Why are There So Many Roundabouts in Milton?

Published January 29, 2018 at 2:42 pm

It’s been more than seven years, Milton drivers, but if you’re still panicking when you’re going through a roundabout, we’ve got you.

It’s been more than seven years, Milton drivers, but if you’re still panicking when you’re going through a roundabout, we’ve got you.

And you can try your best to avoid them (the way I did parallel parking for years) but at some point you’ve got to face your fears — behind the wheel, or otherwise.

Halton Region opened its first dual-lane roundabout, at Tremaine Rd. (Regional Road 22) and Main St. in Milton in Nov. 2011.

There are at least five roundabouts in Halton Region:

  • Tenth Line at 10 Sideroad – Georgetown.
  • Tremaine Rd. at Main St. – Milton.
  • Tremaine Rd. at Steeles Ave. – Milton.
  • Tremaine Rd. at Britannia Rd.  – Milton.
  • Tremaine Rd. at Louis St .Laurent Ave. – Milton

“In the case of Tremaine Road, this was largely a rural area that did not have the traffic flow that we see today,” said Halton Region spokesperson Katherine Wood.

“As the area started to develop and grow, Halton Region chose to create the roundabouts as they have a proven track record of improving safety and traffic flow, while also having environmental benefits due to reduced idling.”

And since they’re popping up all over the place, do you even know how to drive in a roundabout? 

Here’s some advice from Halton Region:

Using a roundabout is very similar to making a right turn from a stop sign or traffic light.

At either of these, a right-turning driver stops at the stop bar, looks for conflicting traffic coming from the left, chooses an acceptable gap in the traffic flow, and then turns right onto the cross street.

At a roundabout, there are a few things that drivers need to remember.

  • Yield: driver approaches the yield line, looks for conflicting traffic coming from the left.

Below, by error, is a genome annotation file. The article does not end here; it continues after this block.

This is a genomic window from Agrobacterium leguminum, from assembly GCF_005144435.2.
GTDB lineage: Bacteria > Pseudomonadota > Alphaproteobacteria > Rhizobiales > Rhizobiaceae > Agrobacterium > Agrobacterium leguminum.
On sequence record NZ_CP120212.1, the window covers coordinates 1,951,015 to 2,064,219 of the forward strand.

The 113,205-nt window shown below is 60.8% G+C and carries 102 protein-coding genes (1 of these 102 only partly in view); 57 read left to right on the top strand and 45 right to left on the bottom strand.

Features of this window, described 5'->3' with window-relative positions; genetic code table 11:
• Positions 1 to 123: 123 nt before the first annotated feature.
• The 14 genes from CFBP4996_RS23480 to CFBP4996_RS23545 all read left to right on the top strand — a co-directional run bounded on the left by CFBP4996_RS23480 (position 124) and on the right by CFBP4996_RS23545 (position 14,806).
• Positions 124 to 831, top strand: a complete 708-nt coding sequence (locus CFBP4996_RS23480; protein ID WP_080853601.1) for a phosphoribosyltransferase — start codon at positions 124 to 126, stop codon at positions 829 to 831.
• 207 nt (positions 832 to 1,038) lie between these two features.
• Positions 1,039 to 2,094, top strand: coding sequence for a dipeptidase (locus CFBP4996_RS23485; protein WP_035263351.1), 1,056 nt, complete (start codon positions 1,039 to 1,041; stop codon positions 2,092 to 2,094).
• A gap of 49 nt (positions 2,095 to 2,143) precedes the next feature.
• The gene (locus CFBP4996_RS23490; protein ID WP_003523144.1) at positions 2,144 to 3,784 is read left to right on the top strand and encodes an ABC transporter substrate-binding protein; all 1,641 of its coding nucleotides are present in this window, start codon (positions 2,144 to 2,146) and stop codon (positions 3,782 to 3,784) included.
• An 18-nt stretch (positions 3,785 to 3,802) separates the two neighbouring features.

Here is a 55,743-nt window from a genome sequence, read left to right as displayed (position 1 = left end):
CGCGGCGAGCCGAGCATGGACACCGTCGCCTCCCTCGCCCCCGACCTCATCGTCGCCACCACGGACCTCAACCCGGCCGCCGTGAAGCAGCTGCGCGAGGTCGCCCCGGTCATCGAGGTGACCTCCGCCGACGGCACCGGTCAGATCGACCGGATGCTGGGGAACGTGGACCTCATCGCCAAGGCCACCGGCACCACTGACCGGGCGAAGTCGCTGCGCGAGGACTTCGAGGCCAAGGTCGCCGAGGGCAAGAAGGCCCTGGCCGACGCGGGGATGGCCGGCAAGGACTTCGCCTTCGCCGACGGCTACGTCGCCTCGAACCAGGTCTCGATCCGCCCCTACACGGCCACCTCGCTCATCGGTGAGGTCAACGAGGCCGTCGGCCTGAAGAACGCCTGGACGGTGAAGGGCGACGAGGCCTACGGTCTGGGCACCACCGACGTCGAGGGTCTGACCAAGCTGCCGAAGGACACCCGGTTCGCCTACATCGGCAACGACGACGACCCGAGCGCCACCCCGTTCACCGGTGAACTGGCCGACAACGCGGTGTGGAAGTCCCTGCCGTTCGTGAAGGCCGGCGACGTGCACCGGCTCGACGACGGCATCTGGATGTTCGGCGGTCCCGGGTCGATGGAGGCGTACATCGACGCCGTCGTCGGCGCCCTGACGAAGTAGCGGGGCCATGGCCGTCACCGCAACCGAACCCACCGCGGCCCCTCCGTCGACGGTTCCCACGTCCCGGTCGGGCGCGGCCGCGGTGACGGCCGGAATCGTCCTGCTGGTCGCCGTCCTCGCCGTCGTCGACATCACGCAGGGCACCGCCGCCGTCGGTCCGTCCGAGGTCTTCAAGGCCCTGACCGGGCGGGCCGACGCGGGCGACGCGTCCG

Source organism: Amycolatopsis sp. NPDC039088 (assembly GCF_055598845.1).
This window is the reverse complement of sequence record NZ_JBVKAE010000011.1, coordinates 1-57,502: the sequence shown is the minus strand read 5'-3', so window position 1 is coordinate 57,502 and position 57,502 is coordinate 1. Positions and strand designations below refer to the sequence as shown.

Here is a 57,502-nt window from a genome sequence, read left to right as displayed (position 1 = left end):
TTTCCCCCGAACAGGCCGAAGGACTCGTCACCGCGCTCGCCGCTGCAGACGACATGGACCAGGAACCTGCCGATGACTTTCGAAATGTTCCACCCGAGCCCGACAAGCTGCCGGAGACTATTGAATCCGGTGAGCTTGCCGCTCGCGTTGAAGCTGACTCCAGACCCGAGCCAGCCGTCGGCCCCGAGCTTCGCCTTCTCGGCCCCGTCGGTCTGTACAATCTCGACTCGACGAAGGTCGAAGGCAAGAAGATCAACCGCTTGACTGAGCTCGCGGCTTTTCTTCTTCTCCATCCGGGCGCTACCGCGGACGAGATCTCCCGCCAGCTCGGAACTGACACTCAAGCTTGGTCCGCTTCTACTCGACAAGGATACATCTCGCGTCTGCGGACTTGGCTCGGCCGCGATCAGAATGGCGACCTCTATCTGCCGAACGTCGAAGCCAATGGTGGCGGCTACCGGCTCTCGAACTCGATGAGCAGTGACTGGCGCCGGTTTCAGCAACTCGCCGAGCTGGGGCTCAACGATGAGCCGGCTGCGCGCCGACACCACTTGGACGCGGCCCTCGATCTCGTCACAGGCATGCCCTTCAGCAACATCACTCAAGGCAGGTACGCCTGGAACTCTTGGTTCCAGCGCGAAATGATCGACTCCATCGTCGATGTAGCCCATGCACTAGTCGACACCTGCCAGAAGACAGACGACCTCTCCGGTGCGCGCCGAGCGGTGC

• Choose a lane: Find a gap in the traffic flow, and enter with a right turn at the yield sign using the appropriate lane. Observe posted signs or see “Which lane do I use?”.
  • Go slow: Once inside the roundabout, a driver continues circling counter-clockwise until exiting, never stopping within.
  • Exit: To leave a roundabout, you also manoeuvre to the right, remaining within your chosen lane.

Here’s a video tutorial.

As part of regional planning, locations are selected based on a number of factors including traffic flow and upcoming development in the area.  

While roundabouts are a relatively new type of intersection in Halton, they are becoming more common in surrounding municipalities as evidence of their benefits grows. Not only are they safe, they also improve traffic flow and are cost effective, according to the Region.

Lower Speeds: Motorists entering a roundabout must yield to oncoming traffic. This slows down the traffic flow without stopping it and is proven safer than traffic lights where higher speed collisions occur.

Fewer Delays: A standard stop sign or traffic signal controlled intersection always has at least one direction of traffic stopped. A roundabout uses yield-at-entry traffic control to eliminate stopping when it’s not required.

Fewer Crashes: Roundabouts benefit from good geometry, exhibiting only a fraction of the troublesome crash patterns typical of right-angle intersections. In addition, since all vehicles are travelling in the same direction and at a lower speed in a roundabout, crashes are generally less severe. Left-hand, right-angle (T-bone) and head-on crashes are virtually eliminated by a roundabout.

Less Air and Noise Pollution: Vehicles entering a roundabout must yield at entry, but are not required to stop if the roundabout is clear. This eliminates some stop-and-go traffic associated with a stop sign or traffic signal controlled intersections. This leads to fewer vehicles idling while stopped at an intersection, which reduces the amount of vehicle emissions. Additionally, slow moving traffic makes less noise than traffic that stops and starts, resulting in quieter neighbourhoods.

Lower Maintenance: A traffic light requires electricity 24-hours a day and requires staff time to maintain regular operation. Typically, roundabouts only need electricity for streetlights at night and maintenance for landscaping, making them easier than traffic lights to maintain.

Source: Halton Region

Do you think roundabouts make for safer driving in Halton?

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